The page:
The show has its weak points (whilst the first two episodes have few outright awful episodes, there are a few dull hours, and the Bajoran political-religious stuff is fascinating to some but tedious to many), but ultimately it emerges as one of the greatest SF shows of all time: more consistent than TNG or Babylon 5 and with a far better ending than Battlestar Galactica, it's aged much better than the other Star Trek shows and is well worth a watch now.

Five unmissable episodes: Duet, The Visitor, Call to Arms, In the Pale Moonlight, Far Beyond the Stars.

The Twilight Zone
Comprises: 5 seasons (156 episodes),
Aired: 2 October 1959-19 June 1964

Premise: An anthology show exploring many different stories about science and the supernatural.

The oldest show on this list, The Twilight Zone is also one of the most impressive. Each episode had its own cast, locations, sets and costumes to arrange, lacking even the nominal recurring elements of a show like Doctor Who. The fact that the show hit such a consistently high rate of quality despite production limitations is a tribute to the production team, most notably the producer and most important writer, Rod Serling.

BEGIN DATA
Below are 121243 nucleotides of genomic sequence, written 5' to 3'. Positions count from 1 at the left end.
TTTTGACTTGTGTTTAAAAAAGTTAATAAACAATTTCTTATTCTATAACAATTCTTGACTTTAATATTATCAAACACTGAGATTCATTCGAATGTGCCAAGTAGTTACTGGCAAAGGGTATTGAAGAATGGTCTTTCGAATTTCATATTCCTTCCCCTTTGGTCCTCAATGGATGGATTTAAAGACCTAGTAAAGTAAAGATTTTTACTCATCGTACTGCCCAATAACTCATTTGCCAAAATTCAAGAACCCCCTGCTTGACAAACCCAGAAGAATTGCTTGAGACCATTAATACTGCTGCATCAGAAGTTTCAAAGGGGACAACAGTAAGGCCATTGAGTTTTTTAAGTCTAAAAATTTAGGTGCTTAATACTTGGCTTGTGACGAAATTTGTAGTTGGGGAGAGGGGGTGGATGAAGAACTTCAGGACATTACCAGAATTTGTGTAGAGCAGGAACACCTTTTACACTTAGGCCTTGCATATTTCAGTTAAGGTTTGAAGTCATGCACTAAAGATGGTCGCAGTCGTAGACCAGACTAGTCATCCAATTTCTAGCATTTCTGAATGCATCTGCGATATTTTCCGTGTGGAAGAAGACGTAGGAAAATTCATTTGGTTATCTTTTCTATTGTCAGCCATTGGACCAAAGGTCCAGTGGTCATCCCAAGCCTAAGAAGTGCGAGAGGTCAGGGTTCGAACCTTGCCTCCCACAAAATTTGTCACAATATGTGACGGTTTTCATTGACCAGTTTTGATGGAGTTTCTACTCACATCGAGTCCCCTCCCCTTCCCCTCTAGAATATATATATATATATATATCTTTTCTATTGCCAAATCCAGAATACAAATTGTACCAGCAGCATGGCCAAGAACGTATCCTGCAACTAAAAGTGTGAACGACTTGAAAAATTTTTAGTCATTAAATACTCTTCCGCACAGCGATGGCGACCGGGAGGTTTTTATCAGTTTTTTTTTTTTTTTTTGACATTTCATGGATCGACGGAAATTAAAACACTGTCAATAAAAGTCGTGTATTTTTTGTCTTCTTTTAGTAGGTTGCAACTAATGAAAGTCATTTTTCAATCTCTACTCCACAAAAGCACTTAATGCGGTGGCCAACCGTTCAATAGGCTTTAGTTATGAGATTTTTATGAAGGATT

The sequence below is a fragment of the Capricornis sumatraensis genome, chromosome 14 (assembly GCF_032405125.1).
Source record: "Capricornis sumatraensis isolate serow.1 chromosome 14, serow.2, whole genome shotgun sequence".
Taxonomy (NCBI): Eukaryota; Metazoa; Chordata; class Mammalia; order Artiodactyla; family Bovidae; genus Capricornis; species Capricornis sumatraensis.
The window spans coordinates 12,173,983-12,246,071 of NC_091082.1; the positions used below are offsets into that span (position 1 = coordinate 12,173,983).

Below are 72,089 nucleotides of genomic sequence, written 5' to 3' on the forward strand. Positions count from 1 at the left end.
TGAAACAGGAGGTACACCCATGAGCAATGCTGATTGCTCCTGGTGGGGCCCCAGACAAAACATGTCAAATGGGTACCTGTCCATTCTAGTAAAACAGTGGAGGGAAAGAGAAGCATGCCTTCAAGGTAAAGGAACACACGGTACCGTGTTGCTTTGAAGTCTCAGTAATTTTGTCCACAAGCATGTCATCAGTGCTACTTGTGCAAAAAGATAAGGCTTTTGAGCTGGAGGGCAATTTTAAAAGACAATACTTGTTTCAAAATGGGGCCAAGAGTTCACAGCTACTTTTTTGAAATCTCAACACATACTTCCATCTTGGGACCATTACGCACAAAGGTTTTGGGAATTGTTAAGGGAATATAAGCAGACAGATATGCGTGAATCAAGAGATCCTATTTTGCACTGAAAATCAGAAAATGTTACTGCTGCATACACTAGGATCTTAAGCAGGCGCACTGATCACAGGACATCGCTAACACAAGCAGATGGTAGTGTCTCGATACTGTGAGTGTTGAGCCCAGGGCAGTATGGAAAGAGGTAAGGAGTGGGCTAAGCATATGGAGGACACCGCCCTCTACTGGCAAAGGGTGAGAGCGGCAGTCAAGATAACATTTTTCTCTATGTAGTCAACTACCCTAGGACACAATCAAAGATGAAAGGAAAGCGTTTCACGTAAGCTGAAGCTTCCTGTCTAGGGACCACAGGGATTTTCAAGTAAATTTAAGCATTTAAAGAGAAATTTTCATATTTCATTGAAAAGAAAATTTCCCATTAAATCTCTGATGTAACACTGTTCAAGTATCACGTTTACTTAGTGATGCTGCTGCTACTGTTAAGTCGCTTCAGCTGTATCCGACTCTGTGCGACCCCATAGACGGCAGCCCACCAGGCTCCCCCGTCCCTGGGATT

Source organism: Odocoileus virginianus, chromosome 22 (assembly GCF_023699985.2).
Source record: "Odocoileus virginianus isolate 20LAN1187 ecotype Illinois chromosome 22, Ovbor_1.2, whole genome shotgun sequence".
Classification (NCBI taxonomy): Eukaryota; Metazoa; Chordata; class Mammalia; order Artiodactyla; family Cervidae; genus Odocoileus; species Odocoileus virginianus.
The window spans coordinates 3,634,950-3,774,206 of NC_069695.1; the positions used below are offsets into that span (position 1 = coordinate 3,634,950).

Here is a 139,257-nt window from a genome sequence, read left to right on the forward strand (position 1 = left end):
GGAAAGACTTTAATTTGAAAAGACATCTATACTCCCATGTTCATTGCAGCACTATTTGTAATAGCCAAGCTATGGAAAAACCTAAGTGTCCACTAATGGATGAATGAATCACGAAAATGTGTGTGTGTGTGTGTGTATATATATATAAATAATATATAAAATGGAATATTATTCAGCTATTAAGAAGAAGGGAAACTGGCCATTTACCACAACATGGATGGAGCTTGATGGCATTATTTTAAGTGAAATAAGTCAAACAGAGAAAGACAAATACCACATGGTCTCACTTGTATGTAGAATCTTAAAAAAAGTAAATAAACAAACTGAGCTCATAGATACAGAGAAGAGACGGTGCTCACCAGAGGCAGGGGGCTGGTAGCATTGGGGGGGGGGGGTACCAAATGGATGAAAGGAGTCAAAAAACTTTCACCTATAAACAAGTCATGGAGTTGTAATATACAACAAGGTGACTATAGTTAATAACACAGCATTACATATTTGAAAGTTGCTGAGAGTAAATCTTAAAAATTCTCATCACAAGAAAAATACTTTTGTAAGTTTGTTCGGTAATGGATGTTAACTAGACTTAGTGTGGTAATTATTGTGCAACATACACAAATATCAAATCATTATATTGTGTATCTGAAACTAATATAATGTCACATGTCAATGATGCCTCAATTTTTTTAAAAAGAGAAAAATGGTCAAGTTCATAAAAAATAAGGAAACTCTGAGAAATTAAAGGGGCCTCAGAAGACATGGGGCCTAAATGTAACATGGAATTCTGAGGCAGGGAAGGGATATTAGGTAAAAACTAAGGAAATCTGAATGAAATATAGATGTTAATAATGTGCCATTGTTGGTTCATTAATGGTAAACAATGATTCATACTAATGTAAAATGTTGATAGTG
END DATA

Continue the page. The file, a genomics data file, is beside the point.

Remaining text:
Even more startling is how well the series has aged. The notion of a show which has an overt morality lesson at the end seems quaint by today's standards, but the messages of episodes like The Invaders (in which we root for the plucky farmwife to see off the invading miniature "aliens" only to realise they're us) and The Monsters Are Due on Maple Street (in which civilisation collapses and turns in on itself simply by having electricity cut off for a few days) still resonates strongly. Whilst some of the episodes have aged less well, The Twilight Zone is still a remarkable achievement in writing and atmosphere.

Five unmissable episodes: It's a Good Life, To Serve Man, The Invaders, Time Enough at Last, The Monsters Are Due on Maple Street.

Comprises: 1 season (26 episodes)
Aired: 16 September 1970-24 July 1971

Premise: Alien spacecraft are covertly visiting Earth to abduct and run strange experiments on humans. The SHADO organisation, equipped with trained soldiers, orbital interceptors and scientific research facilities, has been formed to combat the alien menace, to understand it and to ultimately destroy it.